A widespread outage of U.S. Customs and Border Protection systems at Hartsfield-Jackson and other airports around the country Monday night prompted a travel group to call for improvements to processing of travelers entering the country.
The outage lasted about an hour at Hartsfield-Jackson but led to long lines and waits for many travelers at the world's busiest airport Monday evening, as thousands of travelers returned from holiday trips.
Customs and Border Protection officers used alternative procedures during the outage to process travelers. The agency said officers worked to process travelers "as quickly as possible while maintaining the highest levels of security."
On Tuesday morning, the U.S. Travel Association, an industry group based in Washington, D.C., issued a statement on the outage that caused hours-long delays, calling it "disturbing."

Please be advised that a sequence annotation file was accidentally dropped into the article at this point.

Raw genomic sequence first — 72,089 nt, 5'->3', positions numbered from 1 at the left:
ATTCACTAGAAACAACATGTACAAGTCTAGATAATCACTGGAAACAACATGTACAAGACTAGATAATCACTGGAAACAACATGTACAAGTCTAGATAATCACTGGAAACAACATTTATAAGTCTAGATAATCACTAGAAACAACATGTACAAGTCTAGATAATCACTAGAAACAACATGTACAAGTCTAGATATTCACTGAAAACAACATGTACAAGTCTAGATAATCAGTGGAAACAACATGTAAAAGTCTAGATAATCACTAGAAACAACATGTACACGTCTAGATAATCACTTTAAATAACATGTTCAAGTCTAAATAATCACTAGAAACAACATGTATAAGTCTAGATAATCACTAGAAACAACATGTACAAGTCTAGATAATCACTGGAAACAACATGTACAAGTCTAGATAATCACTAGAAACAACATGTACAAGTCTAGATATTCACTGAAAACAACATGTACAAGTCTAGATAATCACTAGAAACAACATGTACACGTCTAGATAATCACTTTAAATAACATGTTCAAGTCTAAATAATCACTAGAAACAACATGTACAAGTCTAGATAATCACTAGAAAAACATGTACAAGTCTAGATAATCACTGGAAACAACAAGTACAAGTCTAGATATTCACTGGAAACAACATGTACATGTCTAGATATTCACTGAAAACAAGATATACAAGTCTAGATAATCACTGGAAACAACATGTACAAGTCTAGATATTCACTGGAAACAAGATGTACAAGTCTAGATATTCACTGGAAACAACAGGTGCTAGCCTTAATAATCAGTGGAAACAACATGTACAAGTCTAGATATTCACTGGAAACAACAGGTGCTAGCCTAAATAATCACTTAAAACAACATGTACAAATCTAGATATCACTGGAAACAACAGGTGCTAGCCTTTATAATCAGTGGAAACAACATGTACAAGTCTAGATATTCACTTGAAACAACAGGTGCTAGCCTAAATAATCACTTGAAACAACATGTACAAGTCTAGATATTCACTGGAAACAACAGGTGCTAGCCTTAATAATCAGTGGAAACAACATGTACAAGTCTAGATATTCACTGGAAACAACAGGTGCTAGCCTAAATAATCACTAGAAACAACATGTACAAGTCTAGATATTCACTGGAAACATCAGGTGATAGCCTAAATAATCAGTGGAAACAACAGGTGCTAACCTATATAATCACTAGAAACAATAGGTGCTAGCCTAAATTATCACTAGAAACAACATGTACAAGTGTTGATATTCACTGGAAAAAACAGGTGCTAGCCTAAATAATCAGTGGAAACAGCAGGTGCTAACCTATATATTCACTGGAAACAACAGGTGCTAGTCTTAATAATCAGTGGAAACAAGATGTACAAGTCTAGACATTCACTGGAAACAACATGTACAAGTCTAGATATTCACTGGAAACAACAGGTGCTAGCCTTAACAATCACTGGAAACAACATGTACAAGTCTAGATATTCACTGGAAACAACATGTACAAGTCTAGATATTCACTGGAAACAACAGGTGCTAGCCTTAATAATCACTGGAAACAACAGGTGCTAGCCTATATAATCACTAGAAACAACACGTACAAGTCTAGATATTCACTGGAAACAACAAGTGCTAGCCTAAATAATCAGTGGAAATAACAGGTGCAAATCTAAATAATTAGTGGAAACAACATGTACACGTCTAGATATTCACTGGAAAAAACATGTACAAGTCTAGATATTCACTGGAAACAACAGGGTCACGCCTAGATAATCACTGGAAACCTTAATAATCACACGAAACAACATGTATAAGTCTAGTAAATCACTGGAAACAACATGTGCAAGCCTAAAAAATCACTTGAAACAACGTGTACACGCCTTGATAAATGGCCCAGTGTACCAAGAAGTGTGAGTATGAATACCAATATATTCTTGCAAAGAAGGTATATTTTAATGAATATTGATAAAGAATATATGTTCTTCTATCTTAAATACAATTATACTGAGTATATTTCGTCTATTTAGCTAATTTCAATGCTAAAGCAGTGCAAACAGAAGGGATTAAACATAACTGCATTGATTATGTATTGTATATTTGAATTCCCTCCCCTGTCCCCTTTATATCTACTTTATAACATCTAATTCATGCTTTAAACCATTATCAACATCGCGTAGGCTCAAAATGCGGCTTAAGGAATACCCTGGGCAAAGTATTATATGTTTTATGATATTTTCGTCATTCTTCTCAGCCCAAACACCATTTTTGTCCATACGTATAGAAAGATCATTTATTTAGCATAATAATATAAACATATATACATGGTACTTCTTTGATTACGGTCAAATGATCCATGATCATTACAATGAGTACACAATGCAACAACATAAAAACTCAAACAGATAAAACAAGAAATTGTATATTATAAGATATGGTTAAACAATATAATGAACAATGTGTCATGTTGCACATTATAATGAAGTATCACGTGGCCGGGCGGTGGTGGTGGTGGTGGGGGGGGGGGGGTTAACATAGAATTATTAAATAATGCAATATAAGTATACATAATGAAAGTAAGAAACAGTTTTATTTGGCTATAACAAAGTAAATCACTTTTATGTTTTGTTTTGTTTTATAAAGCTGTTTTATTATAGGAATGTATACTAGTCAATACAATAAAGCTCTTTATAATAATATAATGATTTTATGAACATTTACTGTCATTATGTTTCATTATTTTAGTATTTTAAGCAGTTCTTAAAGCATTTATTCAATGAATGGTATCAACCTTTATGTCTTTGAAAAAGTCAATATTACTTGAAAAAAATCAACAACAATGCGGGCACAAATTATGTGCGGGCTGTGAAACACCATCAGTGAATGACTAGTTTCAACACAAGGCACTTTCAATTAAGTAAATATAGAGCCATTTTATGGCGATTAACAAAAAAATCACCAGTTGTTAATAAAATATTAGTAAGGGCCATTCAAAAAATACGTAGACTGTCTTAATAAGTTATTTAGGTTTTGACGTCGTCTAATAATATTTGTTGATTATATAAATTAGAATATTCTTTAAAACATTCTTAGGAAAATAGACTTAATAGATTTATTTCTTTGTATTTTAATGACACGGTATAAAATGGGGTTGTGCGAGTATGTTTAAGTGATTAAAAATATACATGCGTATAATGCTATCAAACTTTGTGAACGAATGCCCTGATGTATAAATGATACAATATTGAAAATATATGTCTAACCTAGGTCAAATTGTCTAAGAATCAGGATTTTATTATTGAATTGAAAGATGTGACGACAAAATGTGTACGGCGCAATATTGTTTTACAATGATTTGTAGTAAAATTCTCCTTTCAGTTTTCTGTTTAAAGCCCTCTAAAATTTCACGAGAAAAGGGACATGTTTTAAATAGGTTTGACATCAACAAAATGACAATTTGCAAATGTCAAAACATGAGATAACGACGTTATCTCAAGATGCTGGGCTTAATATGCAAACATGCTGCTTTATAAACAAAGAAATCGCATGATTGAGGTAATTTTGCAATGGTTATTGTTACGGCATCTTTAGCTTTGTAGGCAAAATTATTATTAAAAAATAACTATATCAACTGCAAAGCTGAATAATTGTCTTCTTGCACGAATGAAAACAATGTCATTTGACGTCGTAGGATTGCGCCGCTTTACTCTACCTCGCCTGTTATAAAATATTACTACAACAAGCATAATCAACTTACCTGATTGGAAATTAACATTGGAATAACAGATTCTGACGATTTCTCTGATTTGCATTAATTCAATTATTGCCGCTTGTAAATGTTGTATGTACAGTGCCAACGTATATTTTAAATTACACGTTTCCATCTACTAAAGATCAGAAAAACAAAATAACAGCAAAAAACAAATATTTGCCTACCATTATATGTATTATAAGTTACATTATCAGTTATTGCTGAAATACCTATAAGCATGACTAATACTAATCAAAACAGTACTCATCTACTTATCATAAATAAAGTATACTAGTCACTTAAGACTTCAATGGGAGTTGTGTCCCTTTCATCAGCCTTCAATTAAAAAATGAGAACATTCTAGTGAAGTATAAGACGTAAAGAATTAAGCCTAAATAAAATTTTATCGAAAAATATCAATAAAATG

"Technology at these facilities is too outdated to cope with existing travel volume, let alone the increased traffic we hope and expect to see at our gateway airports in years to come," said U.S. Travel Association president Roger Dow in a written statement. "The headaches this inflicts upon American travelers is bad enough, but policymakers should be especially mindful of the effect on international visitors."
According to Dow, the U.S. Customs process "is already notorious for dissuading long-haul visitors from dealing with the hassle of coming here," which he said can mean fewer travelers.